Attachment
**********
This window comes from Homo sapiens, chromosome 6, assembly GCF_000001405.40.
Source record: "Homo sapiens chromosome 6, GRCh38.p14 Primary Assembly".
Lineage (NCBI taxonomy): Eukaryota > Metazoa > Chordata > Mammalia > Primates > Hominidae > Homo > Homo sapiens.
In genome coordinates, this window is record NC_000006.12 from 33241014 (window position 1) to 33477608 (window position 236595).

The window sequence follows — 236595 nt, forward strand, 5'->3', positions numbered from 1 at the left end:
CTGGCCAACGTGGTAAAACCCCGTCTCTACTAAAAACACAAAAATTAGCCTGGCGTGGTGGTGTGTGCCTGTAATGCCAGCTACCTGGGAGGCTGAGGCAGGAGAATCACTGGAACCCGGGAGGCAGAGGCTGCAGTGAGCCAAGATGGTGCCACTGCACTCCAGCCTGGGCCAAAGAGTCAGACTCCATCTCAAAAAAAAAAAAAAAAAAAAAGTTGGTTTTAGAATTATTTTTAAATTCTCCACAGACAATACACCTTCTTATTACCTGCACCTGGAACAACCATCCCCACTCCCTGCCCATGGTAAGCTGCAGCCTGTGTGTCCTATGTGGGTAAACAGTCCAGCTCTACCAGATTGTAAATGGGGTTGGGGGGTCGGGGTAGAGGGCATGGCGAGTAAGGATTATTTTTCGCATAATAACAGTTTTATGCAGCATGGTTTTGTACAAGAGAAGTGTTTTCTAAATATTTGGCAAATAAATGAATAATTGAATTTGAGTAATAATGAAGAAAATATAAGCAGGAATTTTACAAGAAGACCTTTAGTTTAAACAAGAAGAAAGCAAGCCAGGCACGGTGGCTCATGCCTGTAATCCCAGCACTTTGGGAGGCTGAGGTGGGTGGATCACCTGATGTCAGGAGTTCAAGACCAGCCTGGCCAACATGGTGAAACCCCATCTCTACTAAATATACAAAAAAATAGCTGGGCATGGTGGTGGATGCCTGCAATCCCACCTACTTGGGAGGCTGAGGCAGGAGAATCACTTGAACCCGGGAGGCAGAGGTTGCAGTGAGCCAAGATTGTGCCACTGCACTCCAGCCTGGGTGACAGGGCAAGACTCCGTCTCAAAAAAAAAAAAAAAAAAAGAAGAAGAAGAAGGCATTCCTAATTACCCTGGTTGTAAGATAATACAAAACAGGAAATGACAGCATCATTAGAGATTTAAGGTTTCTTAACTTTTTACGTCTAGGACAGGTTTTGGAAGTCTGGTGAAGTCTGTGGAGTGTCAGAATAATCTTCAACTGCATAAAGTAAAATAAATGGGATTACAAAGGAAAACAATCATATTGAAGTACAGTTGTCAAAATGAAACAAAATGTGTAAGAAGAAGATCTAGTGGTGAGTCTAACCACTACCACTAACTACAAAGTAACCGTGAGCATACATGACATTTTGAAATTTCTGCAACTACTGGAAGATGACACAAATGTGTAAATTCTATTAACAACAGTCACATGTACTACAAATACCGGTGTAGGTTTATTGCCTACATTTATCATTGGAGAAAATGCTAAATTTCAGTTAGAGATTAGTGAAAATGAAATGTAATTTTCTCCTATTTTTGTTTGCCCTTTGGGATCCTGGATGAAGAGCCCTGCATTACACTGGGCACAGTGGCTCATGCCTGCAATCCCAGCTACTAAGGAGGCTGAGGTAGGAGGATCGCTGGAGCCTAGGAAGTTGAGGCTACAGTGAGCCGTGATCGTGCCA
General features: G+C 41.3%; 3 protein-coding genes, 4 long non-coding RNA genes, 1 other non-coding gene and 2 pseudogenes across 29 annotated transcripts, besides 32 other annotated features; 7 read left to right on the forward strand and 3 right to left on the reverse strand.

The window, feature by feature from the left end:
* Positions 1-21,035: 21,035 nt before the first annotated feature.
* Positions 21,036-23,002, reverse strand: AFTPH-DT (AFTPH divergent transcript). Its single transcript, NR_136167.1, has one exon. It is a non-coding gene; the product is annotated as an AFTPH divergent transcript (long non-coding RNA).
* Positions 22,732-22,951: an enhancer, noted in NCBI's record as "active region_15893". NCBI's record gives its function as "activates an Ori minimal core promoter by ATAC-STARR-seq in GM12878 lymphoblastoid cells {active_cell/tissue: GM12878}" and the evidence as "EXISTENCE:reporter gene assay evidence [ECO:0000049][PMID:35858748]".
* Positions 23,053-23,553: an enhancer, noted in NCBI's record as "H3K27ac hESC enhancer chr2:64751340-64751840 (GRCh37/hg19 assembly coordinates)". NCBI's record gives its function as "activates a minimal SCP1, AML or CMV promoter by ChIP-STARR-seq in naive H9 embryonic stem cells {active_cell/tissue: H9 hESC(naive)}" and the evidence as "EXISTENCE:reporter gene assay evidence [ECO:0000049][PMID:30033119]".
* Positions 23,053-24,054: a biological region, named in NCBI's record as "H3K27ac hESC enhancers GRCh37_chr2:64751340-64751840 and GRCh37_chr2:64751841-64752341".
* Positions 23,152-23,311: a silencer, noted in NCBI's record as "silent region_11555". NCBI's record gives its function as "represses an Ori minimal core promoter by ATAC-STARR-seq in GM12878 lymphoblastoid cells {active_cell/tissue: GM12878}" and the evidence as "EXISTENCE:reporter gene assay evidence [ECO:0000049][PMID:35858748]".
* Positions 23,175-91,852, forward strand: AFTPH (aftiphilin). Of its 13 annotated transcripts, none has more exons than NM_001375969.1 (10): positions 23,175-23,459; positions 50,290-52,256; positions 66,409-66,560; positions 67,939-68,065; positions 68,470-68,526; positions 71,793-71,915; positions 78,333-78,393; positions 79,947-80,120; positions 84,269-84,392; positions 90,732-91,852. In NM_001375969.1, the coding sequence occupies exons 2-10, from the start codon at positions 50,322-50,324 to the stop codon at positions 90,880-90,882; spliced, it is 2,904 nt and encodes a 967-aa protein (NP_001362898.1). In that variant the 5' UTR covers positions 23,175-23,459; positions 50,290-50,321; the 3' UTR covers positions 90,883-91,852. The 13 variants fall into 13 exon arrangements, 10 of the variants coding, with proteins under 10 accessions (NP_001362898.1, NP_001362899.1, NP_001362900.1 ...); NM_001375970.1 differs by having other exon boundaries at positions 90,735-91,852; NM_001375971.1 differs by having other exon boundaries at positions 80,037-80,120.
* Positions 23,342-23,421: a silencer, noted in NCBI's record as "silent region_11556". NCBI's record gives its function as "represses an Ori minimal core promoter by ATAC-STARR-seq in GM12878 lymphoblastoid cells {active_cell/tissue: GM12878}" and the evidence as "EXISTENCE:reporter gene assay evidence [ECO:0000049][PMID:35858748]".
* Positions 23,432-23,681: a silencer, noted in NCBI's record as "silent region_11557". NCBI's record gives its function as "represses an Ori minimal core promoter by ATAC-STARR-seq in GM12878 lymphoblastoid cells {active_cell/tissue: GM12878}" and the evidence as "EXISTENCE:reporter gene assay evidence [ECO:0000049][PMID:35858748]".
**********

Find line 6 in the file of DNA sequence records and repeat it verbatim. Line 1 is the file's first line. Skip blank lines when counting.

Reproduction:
CTGGCCAACGTGGTAAAACCCCGTCTCTACTAAAAACACAAAAATTAGCCTGGCGTGGTGGTGTGTGCCTGTAATGCCAGCTACCTGGGAGGCTGAGGCAGGAGAATCACTGGAACCCGGGAGGCAGAGGCTGCAGTGAGCCAAGATGGTGCCACTGCACTCCAGCCTGGGCCAAAGAGTCAGACTCCATCTCAAAAAAAAAAAAAAAAAAAAAGTTGGTTTTAGAATTATTTTTAAATTCTCCACAGACAATACACCTTCTTATTACCTGCACCTGGAACAACCATCCCCACTCCCTGCCCATGGTAAGCTGCAGCCTGTGTGTCCTATGTGGGTAAACAGTCCAGCTCTACCAGATTGTAAATGGGGTTGGGGGGTCGGGGTAGAGGGCATGGCGAGTAAGGATTATTTTTCGCATAATAACAGTTTTATGCAGCATGGTTTTGTACAAGAGAAGTGTTTTCTAAATATTTGGCAAATAAATGAATAATTGAATTTGAGTAATAATGAAGAAAATATAAGCAGGAATTTTACAAGAAGACCTTTAGTTTAAACAAGAAGAAAGCAAGCCAGGCACGGTGGCTCATGCCTGTAATCCCAGCACTTTGGGAGGCTGAGGTGGGTGGATCACCTGATGTCAGGAGTTCAAGACCAGCCTGGCCAACATGGTGAAACCCCATCTCTACTAAATATACAAAAAAATAGCTGGGCATGGTGGTGGATGCCTGCAATCCCACCTACTTGGGAGGCTGAGGCAGGAGAATCACTTGAACCCGGGAGGCAGAGGTTGCAGTGAGCCAAGATTGTGCCACTGCACTCCAGCCTGGGTGACAGGGCAAGACTCCGTCTCAAAAAAAAAAAAAAAAAAAGAAGAAGAAGAAGGCATTCCTAATTACCCTGGTTGTAAGATAATACAAAACAGGAAATGACAGCATCATTAGAGATTTAAGGTTTCTTAACTTTTTACGTCTAGGACAGGTTTTGGAAGTCTGGTGAAGTCTGTGGAGTGTCAGAATAATCTTCAACTGCATAAAGTAAAATAAATGGGATTACAAAGGAAAACAATCATATTGAAGTACAGTTGTCAAAATGAAACAAAATGTGTAAGAAGAAGATCTAGTGGTGAGTCTAACCACTACCACTAACTACAAAGTAACCGTGAGCATACATGACATTTTGAAATTTCTGCAACTACTGGAAGATGACACAAATGTGTAAATTCTATTAACAACAGTCACATGTACTACAAATACCGGTGTAGGTTTATTGCCTACATTTATCATTGGAGAAAATGCTAAATTTCAGTTAGAGATTAGTGAAAATGAAATGTAATTTTCTCCTATTTTTGTTTGCCCTTTGGGATCCTGGATGAAGAGCCCTGCATTACACTGGGCACAGTGGCTCATGCCTGCAATCCCAGCTACTAAGGAGGCTGAGGTAGGAGGATCGCTGGAGCCTAGGAAGTTGAGGCTACAGTGAGCCGTGATCGTGCCA